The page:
Vinho Verde – Few wines symbolize summer quite like Vinho Verde. These refreshing, young wines are fun, simple to drink and the perfect companion for the outdoors in the sun. They’re also quite affordable. The Vinho Verde selection at the SAQ is under $22 a bottle which makes them accessible for every budget. These are wines of pleasure that serve their purpose perfectly, to enjoy the playful nature of summer.
Made in Portugal, Vinho Verde literally means “green wine” in Portuguese and its name implies that the wine has to be drunk in its youth when the wine is alive. Even though it’s not carbonated, as a result of their youth Vinho Verde’s can have a slight effervescent quality ( frizzante) that accentuates the wine’s refreshing acidity. For some novice wine lovers, drinking a glass of Vinho Verde can evoque memories of quenching down a lemonade.
Vinho Verde region has a beautiful historical precedence. With 22 centuries of winemaking tradition under the belt, wine growing goes back to the time of Pliny, the Roman philosopher. In addition, Vinho Verde was one of the first Portuguese wines to be exported in European markets. Finally, the region was delimited in 1908.
The region the wine comes from is one of Portugal’s largest, and the landscape where it grows is lush and green, located right near the Atlantic ocean. It actually conjures images of Ireland Those oceanic breezes assist in the development of the bright fruit that’s used to make this refreshing wine, and it’s the ideal representation of the place it’s made, the perfect wine for the lake.
Composed of nine sub-regions in the Douro Valley, each with a particular microclimates but granitic soils being the common denominator, the Vinho Verde wine region begins right below the Portuguese-Spanish border, and continues all the way to the Atlantic Ocean, where it encounters the city of Port. Vinho Verde is humid rainy, as two rivers pass through it, the Douro and Minho.
Almost of all Vinho Verde bottlings are a blend of white grapes, native to Portugal, but there are two majority varieties that producers recognize to have more potential than others: Alvarinho and Loureiro.Albarinho is the same grape from northern Spain but with a different spelling In Spain, Albarinho tends to be somewhat rounder and softer than its Portuguese cousin. Alvarinho displays exotic tropical aromas with a zesty lemony character and is high in acidity; Loureiro is more floral, with a more high strung acidic profile.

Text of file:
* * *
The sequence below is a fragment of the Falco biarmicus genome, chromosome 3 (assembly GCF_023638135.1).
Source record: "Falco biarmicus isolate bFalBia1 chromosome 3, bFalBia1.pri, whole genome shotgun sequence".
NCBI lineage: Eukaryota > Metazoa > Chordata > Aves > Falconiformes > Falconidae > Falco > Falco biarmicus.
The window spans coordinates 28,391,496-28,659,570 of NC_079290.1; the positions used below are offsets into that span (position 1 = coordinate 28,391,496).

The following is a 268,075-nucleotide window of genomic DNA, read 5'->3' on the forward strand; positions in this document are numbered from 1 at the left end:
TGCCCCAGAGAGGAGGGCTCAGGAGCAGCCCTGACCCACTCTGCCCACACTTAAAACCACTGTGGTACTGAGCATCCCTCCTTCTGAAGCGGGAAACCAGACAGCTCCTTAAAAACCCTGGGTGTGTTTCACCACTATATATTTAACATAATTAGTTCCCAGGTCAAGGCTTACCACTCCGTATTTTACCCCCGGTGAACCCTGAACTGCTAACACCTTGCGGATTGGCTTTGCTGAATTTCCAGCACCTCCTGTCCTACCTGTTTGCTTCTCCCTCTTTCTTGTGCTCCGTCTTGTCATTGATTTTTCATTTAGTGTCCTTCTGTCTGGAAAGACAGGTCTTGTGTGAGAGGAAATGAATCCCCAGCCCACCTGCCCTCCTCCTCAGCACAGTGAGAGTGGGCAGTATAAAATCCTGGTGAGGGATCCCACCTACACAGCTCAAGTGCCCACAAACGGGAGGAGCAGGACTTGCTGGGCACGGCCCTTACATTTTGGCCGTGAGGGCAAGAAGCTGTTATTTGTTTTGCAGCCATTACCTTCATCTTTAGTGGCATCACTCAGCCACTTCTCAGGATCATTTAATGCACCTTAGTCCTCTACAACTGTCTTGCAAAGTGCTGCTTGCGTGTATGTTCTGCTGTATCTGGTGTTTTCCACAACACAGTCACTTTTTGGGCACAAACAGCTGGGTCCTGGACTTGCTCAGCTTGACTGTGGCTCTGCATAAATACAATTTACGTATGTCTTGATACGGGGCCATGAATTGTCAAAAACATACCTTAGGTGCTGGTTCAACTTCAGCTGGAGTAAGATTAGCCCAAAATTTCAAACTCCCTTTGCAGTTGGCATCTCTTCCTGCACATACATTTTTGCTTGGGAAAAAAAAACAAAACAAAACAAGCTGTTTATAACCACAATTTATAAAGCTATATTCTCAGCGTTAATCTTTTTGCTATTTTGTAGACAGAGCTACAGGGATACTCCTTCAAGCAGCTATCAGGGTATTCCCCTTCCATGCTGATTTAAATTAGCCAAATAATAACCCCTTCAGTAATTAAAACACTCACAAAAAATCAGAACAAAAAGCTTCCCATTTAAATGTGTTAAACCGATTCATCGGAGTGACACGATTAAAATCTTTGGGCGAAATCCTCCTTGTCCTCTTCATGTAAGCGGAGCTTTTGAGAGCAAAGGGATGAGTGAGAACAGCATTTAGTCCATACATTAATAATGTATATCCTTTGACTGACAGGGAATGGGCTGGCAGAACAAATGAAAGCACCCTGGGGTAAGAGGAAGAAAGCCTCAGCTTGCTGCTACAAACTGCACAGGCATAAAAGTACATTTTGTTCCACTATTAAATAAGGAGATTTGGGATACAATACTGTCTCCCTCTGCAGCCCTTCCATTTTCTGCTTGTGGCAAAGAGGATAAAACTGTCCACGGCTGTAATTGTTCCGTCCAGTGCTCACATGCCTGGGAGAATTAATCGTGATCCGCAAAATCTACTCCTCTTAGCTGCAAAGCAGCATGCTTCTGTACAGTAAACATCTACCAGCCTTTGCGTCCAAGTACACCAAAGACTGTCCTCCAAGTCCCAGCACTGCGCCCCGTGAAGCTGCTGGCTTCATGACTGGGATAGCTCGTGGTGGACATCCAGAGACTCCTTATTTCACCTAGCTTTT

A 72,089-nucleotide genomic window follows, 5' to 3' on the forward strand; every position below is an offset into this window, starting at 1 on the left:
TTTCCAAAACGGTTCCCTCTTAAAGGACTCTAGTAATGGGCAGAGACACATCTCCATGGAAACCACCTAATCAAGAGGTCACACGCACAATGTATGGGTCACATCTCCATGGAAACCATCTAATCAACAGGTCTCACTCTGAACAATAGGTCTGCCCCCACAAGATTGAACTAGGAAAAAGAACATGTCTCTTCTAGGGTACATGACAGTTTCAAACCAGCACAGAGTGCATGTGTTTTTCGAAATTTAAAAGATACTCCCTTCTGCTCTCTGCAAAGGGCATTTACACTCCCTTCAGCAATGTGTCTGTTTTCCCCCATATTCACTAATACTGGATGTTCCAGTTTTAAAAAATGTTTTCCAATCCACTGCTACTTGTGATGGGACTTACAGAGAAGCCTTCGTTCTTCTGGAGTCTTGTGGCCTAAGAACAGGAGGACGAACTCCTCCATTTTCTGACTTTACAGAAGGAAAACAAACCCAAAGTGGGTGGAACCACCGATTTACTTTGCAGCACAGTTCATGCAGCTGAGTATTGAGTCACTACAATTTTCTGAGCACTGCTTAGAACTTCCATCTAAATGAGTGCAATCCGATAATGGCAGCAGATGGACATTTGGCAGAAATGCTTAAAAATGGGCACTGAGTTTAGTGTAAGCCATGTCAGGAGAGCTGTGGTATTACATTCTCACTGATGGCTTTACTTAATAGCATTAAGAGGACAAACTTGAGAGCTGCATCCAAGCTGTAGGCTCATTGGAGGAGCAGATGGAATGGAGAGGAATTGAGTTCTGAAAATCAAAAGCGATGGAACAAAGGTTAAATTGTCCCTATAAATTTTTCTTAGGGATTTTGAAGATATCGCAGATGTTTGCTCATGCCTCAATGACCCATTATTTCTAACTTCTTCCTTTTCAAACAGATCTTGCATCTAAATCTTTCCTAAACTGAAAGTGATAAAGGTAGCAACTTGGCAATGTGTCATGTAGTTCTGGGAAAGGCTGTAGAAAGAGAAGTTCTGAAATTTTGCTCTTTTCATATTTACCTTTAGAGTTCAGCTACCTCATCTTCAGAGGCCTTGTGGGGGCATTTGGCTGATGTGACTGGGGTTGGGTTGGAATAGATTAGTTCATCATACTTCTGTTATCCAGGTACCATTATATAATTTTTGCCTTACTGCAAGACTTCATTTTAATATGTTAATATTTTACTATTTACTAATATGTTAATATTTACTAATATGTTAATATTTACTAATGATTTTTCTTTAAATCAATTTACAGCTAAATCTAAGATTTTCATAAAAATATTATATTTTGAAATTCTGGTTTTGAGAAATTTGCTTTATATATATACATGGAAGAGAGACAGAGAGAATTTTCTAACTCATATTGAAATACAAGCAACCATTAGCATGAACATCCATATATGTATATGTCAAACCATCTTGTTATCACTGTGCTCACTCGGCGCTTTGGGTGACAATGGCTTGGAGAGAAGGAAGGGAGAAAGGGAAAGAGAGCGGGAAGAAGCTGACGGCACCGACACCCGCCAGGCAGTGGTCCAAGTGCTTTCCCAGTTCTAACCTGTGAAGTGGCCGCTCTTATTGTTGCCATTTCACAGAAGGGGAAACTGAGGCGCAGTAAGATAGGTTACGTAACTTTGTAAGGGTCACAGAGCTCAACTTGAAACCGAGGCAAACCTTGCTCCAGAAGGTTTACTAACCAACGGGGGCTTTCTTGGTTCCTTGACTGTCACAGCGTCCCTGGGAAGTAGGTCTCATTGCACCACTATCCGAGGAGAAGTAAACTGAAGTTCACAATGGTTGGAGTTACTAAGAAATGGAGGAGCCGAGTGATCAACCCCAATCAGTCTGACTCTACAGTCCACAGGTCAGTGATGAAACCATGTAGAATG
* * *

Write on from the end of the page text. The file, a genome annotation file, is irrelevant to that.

Vinho Verde also makes a tiny amount of rose and red. Red blends include traditional coupages of indigenous Minhao and Borracal. On the other hand, rose is made with Espadeiro and Padeiro. However, the production is tiny. For instance, 84% of the production of Vinho Verde is white, with the remainder divided in 10% red and 6% rose. These are 2014 figures from the trade body of Vinho Verde.
All over Portugal, seafood is a major protagonist in the cuisine, particularly the white fish bacalao (cod). One of the most folkloric regional dishes is creamy rice with hunks of cod and shrimp. White Vinho Verde has a high acidity, which makes it ideal for pairing different types of seafood, particularly when they are coated with fried breadcrumbs.
Recommended producers in the LCBO
Gazela Vinho Verde. ( White) LCBO # 141432 $9.60
Zingy citrus fruit and frizzantino in the mouth. This young and simple wine is delightful on its own and matches surprinsigly well for shellfish, like clams and oysters.
Aveleda Vinho Verde 2016 ( White) LCBO # 89995 $11.60
Lemony profile with stony exotic white fruit and peach tea character. Fresh and saline with a complex floral and spice taste profile. Long and racy finale. Amazing value for the price. Have it with seafood tapas or by itself bathing in the sun.
Anselmo Mendes Vinho Verde ( Red) Pardusco 2013 LCBO # 197565 $17.35
On the nose, quite leathery, with red cherry and spice nuances. Medium body, with barnyard and earthy nuances. Medium length finish. Try it with a filet mignon and roasted potatoes.